She hopes, she says, her fellowship project will broaden students’ relationship with nutrition awareness.

“With the rise in diabetes, obesity and hypertension, it seems like these residents have been neglected by the city,” Wilson says. Collaborating with the Dallas Farmers Market and area food pantries is also part of her plan.

Growing up in Pleasant Grove in southeast Dallas County, Wilson says, “I can’t imagine what it’s like to not have a grocery store and access to fresh produce.”

As part of her program, she plans to take eighth- through 12th-grade students to an urban farm created at Paul Quinn College to help address local food-desert issues.

Wilson became aware of the fellowship through weekly MBA emails and an announcement in November 2016. Requirements included having a grade-point average of 3.0 or above and submitting a project proposal about specific needs the applicant wanted to address along with three recommendations.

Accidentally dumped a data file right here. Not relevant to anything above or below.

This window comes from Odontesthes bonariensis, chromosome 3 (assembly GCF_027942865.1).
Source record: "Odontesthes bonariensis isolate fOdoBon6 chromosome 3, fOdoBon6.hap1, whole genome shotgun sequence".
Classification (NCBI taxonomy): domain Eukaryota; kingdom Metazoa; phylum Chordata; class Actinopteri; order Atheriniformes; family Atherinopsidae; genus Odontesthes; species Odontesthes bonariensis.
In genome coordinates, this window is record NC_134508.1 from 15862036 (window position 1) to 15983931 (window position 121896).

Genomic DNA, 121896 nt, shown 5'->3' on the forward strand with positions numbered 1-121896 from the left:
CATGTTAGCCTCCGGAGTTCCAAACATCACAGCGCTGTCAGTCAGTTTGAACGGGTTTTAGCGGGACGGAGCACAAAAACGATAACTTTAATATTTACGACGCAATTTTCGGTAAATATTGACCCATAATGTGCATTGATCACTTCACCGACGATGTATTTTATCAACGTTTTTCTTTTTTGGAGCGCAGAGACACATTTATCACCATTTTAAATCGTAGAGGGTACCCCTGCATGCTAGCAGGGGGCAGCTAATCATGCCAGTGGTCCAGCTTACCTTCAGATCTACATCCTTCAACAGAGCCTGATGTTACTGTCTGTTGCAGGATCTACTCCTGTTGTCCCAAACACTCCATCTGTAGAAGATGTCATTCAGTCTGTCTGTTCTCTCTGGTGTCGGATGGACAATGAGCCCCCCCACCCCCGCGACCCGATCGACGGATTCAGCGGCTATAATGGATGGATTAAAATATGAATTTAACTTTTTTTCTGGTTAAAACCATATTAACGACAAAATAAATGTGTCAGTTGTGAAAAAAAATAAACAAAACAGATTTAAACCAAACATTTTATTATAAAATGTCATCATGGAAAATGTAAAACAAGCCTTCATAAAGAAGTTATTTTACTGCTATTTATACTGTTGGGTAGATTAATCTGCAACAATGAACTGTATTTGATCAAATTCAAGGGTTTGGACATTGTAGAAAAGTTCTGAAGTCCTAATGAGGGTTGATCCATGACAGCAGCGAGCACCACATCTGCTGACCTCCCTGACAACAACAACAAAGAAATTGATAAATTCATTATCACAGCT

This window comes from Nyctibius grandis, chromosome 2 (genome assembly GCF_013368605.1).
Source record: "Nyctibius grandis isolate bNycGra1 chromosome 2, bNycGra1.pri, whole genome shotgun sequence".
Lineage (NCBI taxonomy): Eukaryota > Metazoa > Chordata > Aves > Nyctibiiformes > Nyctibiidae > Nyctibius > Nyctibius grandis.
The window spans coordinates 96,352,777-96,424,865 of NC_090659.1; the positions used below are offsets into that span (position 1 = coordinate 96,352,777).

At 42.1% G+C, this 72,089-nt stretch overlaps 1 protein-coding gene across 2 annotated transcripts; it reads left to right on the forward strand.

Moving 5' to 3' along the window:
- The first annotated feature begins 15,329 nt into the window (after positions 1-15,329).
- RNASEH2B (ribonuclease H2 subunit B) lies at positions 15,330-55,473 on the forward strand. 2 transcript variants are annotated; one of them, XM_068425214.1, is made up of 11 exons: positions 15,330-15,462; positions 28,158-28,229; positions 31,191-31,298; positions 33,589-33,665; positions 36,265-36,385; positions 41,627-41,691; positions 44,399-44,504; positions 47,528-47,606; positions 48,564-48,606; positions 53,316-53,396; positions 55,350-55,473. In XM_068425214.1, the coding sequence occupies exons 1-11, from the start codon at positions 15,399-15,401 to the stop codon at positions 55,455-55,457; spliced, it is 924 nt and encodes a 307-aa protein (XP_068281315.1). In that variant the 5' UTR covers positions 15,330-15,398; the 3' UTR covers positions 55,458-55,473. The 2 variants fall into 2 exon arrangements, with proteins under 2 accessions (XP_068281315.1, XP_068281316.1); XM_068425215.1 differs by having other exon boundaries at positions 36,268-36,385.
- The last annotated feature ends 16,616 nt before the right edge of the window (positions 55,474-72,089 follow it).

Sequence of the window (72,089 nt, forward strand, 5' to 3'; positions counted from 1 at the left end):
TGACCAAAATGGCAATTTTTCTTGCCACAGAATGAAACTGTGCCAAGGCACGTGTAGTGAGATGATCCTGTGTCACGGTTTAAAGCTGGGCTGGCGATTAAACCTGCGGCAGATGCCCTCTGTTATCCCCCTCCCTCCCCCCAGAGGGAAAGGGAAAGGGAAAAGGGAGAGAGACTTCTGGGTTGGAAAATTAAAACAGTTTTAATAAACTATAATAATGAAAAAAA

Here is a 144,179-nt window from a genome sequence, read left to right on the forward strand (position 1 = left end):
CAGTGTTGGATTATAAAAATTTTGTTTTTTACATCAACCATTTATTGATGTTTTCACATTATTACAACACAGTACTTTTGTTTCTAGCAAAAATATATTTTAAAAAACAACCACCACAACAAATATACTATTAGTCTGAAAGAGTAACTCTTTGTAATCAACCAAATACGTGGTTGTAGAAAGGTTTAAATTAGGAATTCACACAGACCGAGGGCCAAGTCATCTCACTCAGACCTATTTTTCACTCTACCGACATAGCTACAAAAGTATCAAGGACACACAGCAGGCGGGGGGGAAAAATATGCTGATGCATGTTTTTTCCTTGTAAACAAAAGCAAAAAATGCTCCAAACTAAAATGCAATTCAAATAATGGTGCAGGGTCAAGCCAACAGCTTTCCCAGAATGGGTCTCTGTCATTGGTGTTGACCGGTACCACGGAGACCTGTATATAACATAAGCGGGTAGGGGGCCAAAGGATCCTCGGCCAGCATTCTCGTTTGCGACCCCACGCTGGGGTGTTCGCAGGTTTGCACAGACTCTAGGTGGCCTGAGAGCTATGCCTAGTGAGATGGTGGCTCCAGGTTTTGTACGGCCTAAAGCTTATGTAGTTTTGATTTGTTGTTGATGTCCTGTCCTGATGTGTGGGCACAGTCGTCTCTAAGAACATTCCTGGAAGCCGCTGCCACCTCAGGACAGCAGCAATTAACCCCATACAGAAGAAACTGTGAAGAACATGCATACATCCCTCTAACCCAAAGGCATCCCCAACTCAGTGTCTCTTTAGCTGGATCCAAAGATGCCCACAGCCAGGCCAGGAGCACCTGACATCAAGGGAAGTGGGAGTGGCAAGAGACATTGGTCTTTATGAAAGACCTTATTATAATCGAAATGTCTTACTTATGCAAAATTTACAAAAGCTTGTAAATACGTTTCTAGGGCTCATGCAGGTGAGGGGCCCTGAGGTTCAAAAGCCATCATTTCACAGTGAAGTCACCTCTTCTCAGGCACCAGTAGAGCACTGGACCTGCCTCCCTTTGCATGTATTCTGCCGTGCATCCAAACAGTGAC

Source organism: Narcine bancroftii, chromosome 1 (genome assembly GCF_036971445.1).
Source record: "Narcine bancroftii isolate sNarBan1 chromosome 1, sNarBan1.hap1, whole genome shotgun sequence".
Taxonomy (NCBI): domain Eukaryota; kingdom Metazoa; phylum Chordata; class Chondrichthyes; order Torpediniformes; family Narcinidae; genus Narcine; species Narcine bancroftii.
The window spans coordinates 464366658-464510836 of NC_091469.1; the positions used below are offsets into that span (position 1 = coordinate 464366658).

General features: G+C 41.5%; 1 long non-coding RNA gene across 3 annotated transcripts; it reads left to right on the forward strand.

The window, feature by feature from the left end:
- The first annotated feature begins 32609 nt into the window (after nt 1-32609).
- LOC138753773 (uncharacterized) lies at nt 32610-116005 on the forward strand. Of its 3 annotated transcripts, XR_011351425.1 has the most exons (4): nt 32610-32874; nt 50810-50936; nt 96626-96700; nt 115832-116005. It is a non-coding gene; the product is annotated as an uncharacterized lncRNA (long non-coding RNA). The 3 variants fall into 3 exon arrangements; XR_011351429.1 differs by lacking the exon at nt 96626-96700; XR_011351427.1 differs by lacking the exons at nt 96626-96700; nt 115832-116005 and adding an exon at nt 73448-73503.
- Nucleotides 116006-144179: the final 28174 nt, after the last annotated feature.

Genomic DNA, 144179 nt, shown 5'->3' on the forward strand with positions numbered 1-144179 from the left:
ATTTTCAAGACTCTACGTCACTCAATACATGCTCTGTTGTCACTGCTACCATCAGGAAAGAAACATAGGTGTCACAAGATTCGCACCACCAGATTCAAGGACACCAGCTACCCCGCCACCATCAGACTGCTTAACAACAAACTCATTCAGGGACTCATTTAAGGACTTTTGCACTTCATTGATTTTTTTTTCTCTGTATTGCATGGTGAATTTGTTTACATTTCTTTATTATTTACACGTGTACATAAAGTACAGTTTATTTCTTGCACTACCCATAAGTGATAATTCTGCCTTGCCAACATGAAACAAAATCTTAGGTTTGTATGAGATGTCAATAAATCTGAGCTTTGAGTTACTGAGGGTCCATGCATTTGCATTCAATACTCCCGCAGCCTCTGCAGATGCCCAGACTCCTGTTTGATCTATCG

One of these came from Dr. Bill Hefley, a Jindal School clinical professor.

A student in Hefley’s MBA class during his first semester at JSOM, “Jazzmyn asked questions,” he says. “She wanted to understand — not just be able to pass the test, but also have an understanding and be able to apply it. She also demonstrated heart — a caring about others that came through in her ideas for the Schweitzer Fellowship.”

Bill Hefley
Bill Hefley

Hefley believes Wilson is tackling a much-needed transformation for South Dallas. “Jazzmyn’s proposed project is focused on reaching young people … and making them more aware of their choices and how they should be eating. There’s such a link between poverty, hunger and lack of educational achievement. Jazzmyn is taking a bold step to try and break this pattern by reaching youth in South Dallas.”